Wondering what disc brakes are all about?
Interested in the advantages that disc brakes give you over rim brakes?
Curious as to why you see so many many bike manufacturers are dropping rim brakes in favor of disc brakes?
We’ll answer all of those questions and more in this article.
Mechanical vs Hydraulic Disc Brakes
Disc brakes come in two varieties; mechanical and hydraulic with hydraulic being the higher end and therefore more expensive of the two.
How do they work and why is one better than the other?
- Mechanical disc brakes work in a similar fashion to rim brakes in that they’re activated by pulling a lever that engages a cable, which mechanically engages the calipers and tightens the pad onto the rotor, slowing the wheel and your bike.
- Hydraulic disc brakes, use the same principle as the brakes on your car. The lines that run from the brake levers to the calipers are filled with brake fluid, which is usually mineral oil. When the brakes are engaged they push a piston, called the mast cylinder, which creates pressure in the brake line, causing the brakes to engage.
So, why is hydraulic better?
Hydraulic brakes require less pressure on the lever to fully engage the brakes. They also offer better modulation than mechanical brakes. This means that you can better regulate the stopping power of the brakes, avoiding jerky stops.
Hydraulic brakes are also a closed system, preventing contaminants from affecting your brakes. This makes hydraulic brakes more reliable than mechanical, which have exposed lines that will eventually stretch over time, or which can get caught on obstacles.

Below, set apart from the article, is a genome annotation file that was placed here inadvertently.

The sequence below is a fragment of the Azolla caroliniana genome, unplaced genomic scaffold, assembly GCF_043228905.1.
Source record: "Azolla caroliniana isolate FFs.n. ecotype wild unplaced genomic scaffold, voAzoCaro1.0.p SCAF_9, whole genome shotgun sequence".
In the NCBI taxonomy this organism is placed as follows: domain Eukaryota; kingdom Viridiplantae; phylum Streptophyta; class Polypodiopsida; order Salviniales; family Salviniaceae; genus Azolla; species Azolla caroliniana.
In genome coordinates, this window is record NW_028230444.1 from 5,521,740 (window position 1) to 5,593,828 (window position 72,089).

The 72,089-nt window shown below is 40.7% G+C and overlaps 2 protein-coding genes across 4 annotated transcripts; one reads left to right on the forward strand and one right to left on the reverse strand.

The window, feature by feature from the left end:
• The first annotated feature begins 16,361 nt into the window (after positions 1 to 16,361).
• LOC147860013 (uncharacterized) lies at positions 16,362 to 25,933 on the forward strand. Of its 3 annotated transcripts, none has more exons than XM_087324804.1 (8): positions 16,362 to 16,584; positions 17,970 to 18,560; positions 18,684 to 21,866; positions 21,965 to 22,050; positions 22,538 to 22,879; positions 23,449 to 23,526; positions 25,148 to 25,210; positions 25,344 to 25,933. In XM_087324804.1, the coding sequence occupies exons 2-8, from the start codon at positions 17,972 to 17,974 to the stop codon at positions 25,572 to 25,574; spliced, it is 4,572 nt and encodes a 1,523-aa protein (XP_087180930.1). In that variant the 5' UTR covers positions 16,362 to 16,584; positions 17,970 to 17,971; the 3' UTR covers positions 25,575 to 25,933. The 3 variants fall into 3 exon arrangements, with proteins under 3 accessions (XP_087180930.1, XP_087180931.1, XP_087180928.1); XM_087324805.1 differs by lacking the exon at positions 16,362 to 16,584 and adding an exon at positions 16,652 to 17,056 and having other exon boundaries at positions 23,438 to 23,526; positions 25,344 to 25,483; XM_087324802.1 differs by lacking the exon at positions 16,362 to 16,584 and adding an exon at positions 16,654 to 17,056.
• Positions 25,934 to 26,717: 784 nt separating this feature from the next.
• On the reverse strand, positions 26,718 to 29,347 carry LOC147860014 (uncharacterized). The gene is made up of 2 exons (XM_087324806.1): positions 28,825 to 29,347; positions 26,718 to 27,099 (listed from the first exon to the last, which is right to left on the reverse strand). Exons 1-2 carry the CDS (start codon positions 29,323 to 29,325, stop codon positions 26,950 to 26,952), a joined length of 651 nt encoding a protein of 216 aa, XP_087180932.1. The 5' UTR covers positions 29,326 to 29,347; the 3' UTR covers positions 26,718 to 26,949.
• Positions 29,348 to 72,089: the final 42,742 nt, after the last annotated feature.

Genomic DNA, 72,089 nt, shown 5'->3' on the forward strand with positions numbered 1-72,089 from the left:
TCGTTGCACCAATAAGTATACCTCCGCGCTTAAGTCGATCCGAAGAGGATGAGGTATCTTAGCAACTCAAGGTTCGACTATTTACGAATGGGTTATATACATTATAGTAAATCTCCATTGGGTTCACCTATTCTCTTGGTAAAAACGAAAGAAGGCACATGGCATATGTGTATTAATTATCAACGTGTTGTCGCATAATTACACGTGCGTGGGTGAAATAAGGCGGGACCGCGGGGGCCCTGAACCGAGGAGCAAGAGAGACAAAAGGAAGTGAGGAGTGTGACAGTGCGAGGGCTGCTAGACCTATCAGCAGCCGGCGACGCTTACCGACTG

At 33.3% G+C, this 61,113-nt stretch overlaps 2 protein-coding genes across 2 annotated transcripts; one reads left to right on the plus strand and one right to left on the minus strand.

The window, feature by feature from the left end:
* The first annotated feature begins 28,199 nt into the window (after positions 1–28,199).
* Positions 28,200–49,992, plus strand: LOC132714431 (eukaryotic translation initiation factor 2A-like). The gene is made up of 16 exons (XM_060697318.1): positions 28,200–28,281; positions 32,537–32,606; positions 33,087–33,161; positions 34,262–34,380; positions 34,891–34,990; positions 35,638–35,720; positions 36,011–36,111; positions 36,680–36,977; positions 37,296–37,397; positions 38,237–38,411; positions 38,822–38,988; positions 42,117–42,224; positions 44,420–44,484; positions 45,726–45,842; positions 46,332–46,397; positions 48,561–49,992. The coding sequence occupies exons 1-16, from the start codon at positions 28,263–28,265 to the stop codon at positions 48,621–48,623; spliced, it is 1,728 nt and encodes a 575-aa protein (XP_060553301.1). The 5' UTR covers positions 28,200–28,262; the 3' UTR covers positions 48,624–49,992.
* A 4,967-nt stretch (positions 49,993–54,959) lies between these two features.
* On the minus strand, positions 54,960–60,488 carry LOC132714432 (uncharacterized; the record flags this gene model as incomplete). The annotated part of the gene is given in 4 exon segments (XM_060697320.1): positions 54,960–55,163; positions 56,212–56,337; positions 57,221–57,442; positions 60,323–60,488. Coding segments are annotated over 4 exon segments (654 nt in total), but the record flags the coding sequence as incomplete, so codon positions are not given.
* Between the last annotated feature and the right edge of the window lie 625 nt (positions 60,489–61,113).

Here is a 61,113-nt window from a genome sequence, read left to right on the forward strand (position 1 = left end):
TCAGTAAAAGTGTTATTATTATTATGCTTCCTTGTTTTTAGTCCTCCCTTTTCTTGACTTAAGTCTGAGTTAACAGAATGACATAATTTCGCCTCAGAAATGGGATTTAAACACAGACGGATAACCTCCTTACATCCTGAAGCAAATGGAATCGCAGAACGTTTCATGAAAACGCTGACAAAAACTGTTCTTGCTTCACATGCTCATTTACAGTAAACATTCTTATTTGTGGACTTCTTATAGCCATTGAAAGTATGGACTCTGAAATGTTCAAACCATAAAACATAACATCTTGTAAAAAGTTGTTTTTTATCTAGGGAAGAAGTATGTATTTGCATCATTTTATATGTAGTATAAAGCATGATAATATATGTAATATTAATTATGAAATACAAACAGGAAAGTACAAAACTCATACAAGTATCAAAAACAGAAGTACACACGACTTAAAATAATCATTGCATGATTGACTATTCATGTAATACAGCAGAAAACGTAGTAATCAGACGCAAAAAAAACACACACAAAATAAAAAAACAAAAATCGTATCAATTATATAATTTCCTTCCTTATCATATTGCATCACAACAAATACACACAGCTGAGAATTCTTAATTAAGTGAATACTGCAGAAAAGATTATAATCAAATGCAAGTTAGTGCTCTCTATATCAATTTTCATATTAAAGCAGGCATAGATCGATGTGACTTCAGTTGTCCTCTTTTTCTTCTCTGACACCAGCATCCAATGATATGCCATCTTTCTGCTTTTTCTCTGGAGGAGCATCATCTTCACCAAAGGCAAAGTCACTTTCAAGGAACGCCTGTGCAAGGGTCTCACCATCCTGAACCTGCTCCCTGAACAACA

What’s the downside of hydraulic disc brakes then?
One performance compromise hydraulic brakes do have has to do with heat. During long descents the friction created by the brake calipers engaging the rotors for an extended period of time can heat up the brake fluid, resulting in a decrease in brake power.
There are several rotor sizes to choose from, starting from 140mm to 160mm, 180mm and 203mm. The rotor size corresponds to its diameter. Smaller sizes are typically used in road bikes and larger ones in mountain bikes.
Why is Rotor Size so Important?
Generally speaking, a larger disc rotor will allow you to slow down faster than a smaller disc.
Larger disc rotors are typically reserved for off-road bikes that require more stopping power due to their higher weight and use on off-road terrain.
Road and gravel bikes, for example, generally have 140mm rotors on the rear and 160mm on the front. Some gravel bikes have 160mm rotors for both front and rear.
Why the Larger Rotors on the Front?
When the brakes are engaged, the weight of the bike shifts to the front, requiring greater stopping power on the front wheel.
Almost all mountain bikes have at least 160mm rotors on the front and rear wheels. This facilitates better braking control on unpredictable off-road terrain.
How Does the Rotor Size Affect Heat Dissipation?
Larger rotors are also less likely to overheat. When a brake rotor overheats, it can cause a decrease in braking power and may also damage the brake pads on the calipers.
Smaller rotors are more likely to overheat as they have less surface area through which to dissipate heat. Brake manufacturers overcome this by using both stainless steel and aluminum in their designs.
Centerlock (AFS) vs 6-bolt – What’s the Difference?
Rotors are held to the wheels using two different methods: centerlock and 6 bolt.
Centerlock rotors are easier to install than 6-bolts due to the fact that they only have one mounting point in the middle.
Six-bolts are more complicated as each bolt needs to be torqued evenly in order to make sure the rotor isn’t bent or mounted off-center.
That said, centerlock rotors are typically heavier than six-bolt. They’re also more expensive.
Thru-Axle vs Quick Release
Wondering what the difference between quick release and thru axles are?
Well, for starters they both are metal rods that keep your wheels attached to the fork and frames, which makes them a pretty important component on your bike.